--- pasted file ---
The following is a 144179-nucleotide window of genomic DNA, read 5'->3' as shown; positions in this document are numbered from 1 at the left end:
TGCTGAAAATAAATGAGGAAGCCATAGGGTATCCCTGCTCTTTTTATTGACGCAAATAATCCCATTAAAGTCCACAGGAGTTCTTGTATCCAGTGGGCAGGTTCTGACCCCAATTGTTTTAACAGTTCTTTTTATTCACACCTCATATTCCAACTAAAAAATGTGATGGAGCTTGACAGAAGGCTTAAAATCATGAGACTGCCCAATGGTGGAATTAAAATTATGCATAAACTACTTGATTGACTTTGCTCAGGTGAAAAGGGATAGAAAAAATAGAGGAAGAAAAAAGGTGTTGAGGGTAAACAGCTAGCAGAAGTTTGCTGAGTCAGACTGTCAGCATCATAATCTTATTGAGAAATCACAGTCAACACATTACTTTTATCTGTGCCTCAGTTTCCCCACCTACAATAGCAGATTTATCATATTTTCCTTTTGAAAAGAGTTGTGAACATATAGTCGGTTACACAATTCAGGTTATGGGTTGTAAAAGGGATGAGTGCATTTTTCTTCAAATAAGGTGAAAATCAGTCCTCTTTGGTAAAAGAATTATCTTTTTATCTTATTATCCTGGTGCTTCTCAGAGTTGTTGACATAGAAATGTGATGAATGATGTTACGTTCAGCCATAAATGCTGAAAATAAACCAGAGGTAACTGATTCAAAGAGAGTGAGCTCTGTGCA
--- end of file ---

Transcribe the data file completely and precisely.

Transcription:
The following is a 144179-nucleotide window of genomic DNA, read 5'->3' as shown; positions in this document are numbered from 1 at the left end:
TGCTGAAAATAAATGAGGAAGCCATAGGGTATCCCTGCTCTTTTTATTGACGCAAATAATCCCATTAAAGTCCACAGGAGTTCTTGTATCCAGTGGGCAGGTTCTGACCCCAATTGTTTTAACAGTTCTTTTTATTCACACCTCATATTCCAACTAAAAAATGTGATGGAGCTTGACAGAAGGCTTAAAATCATGAGACTGCCCAATGGTGGAATTAAAATTATGCATAAACTACTTGATTGACTTTGCTCAGGTGAAAAGGGATAGAAAAAATAGAGGAAGAAAAAAGGTGTTGAGGGTAAACAGCTAGCAGAAGTTTGCTGAGTCAGACTGTCAGCATCATAATCTTATTGAGAAATCACAGTCAACACATTACTTTTATCTGTGCCTCAGTTTCCCCACCTACAATAGCAGATTTATCATATTTTCCTTTTGAAAAGAGTTGTGAACATATAGTCGGTTACACAATTCAGGTTATGGGTTGTAAAAGGGATGAGTGCATTTTTCTTCAAATAAGGTGAAAATCAGTCCTCTTTGGTAAAAGAATTATCTTTTTATCTTATTATCCTGGTGCTTCTCAGAGTTGTTGACATAGAAATGTGATGAATGATGTTACGTTCAGCCATAAATGCTGAAAATAAACCAGAGGTAACTGATTCAAAGAGAGTGAGCTCTGTGCA